Deadline looms for the 37th Frogmore Poetry Prize

The deadline for entries to this year’s Prize (31 May) is fast approaching. Adjudicator Helena Nelson, poet, critic, publisher and founding editor of the renowned HappenStance press, will read all submissions. Full details at:

Helena Nelson

The Prize was established in 1987 with a generous endowment from André Evans in his capacity as President of the Frogmore Foundation. John Rice, then Director of the New Metropole Arts Centre in Folkestone (and also a widely published poet in his own right) was persuaded to adjudicate, conditions of entry were drafted, and we were ready to roll. There may or may not have been a good reason for the decision to award the prize money in guineas rather than pounds sterling. This may or may not have been because 25 guineas sounded more desirable as booty than 25 pounds. Whatever the grounds, once the principle was established, it became a defining feature of the Prize, though the booty has multiplied tenfold over its thirty-seven years and now stands at a more impressive 250 guineas. Not that it has ever been about anything quite as vulgar as cash, albeit cash paid in guineas. Kudos, we hoped, would be the lure, and so it ultimately proved, with increasing numbers of submissions from poets whose names were recognised and whose work encountered in publications of note (though reputation counts for little when entries are judged anonymously, as they have been since the Prize’s inauguration).

David Satherley won that first Prize back in 1987, and Laura Jenner won last year. Between them there have been a series of notable winners, with John Latham and Howard Wright both winning twice, Caroline Price three times and Emily Wills on an astonishing four occasion! In every case, the Prize was awarded by a different adjudicator on each occasion, surely testament to the skill and craft of these poets. A selection of poems shortlisted for the Prize was published in The Frogmore Poetry Prize Anthology 1987–1991 and also in Decade: Ten Years of the Frogmore Poetry Prize. The 40th anniversary of the Prize in 2026 may prove to be the moment to bring its forty deserving winners together in one volume.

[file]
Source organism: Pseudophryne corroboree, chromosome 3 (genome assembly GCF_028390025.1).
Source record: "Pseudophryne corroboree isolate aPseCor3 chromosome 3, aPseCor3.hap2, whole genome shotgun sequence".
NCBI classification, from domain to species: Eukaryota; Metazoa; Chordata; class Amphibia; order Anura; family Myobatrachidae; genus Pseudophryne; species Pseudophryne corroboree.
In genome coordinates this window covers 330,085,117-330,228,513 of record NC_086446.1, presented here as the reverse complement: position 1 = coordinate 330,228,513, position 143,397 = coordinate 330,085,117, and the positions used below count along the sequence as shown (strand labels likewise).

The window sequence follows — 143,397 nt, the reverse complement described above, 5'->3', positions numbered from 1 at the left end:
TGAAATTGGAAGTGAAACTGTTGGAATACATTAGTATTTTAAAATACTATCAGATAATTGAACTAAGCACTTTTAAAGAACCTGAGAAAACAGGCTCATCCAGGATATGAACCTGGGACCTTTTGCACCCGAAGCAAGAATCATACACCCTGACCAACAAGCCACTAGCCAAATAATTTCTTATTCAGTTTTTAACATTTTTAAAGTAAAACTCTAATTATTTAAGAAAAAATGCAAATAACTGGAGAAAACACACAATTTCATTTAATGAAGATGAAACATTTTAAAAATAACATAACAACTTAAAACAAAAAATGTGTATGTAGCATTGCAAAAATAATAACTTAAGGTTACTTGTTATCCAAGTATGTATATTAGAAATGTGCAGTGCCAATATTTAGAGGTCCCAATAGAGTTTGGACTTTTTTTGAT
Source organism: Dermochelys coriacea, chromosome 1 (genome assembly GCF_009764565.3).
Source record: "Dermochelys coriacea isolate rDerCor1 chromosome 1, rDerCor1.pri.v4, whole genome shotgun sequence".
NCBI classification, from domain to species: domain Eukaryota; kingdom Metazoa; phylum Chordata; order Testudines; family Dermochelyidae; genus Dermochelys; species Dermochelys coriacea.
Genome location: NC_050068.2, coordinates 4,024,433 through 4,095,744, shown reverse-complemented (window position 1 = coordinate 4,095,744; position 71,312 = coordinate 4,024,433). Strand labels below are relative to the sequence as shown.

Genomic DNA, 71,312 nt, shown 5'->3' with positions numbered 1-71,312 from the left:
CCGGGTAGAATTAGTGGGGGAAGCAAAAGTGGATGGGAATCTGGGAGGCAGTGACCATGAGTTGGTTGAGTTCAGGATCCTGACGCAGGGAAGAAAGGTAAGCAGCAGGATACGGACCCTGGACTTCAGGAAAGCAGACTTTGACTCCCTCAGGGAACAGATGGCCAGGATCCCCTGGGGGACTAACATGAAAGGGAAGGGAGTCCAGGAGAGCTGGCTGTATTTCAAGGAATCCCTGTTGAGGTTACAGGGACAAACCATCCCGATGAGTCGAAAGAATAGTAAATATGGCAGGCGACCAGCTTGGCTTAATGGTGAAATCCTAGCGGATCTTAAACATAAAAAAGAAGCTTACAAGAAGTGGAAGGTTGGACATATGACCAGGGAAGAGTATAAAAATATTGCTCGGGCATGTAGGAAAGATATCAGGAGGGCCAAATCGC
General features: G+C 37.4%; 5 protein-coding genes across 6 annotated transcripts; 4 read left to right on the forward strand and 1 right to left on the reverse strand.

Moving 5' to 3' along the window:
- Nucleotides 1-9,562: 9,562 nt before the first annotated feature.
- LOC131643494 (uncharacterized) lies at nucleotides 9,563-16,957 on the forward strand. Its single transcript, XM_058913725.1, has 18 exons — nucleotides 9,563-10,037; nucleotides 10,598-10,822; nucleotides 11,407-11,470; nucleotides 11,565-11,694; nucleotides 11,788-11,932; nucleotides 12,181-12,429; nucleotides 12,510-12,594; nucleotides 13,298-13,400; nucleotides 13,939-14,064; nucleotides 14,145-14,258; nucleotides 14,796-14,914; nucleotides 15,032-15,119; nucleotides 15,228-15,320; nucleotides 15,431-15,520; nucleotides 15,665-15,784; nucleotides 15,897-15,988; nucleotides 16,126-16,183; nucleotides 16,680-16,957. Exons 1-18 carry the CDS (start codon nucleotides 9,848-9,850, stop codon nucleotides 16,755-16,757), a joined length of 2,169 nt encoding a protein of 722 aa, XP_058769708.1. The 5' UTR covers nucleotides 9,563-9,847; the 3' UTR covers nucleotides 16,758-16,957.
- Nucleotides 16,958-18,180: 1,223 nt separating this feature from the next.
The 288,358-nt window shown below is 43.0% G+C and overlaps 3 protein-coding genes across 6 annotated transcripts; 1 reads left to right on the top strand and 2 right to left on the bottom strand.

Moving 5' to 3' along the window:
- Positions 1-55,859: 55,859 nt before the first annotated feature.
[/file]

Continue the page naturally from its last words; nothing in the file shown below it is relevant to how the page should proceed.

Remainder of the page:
New Frogmore publication: Meridian: A Walk from Sussex to Yorkshire, by Matt Birch

Meridian: A Walk from Sussex to Yorkshire by Matt Birch was published by The Frogmore Press on 12 April and launched at a Needlewriters event in Lewes the next day. After years of curating, looking at and selling travel and nature-based memoirs, Matt developed a strong urge to go on a journey of his own, and in a parallel journey, write it up as a book. In July 2021, as COVID restrictions were being lifted, he chose his walk. Guided by the Greenwich Meridian, which passed through his hometown, the route was determined by an abstract concept rather than natural features and completed in stages over four seasons.

The book that emerged, the sumptuous, hybrid and unique Meridian, invites you to join him on his internal and external journey. Reflecting the rhythm of a long walk, his ‘snapshots’ alternate with short pieces of writing that meander through history, politics, nature, literature, music, etymology, prose and poetry, as he follows this line cutting through a cross-section of England. An insightful and intriguing, personal and whimsical exploration of the places encountered between two little-known coastal towns, and of what the experience ultimately meant for the author.

Meridian is available from Matt’s shop, Skylark in the Needlemakers, Lewes, or from The Frogmore Press. Email for details.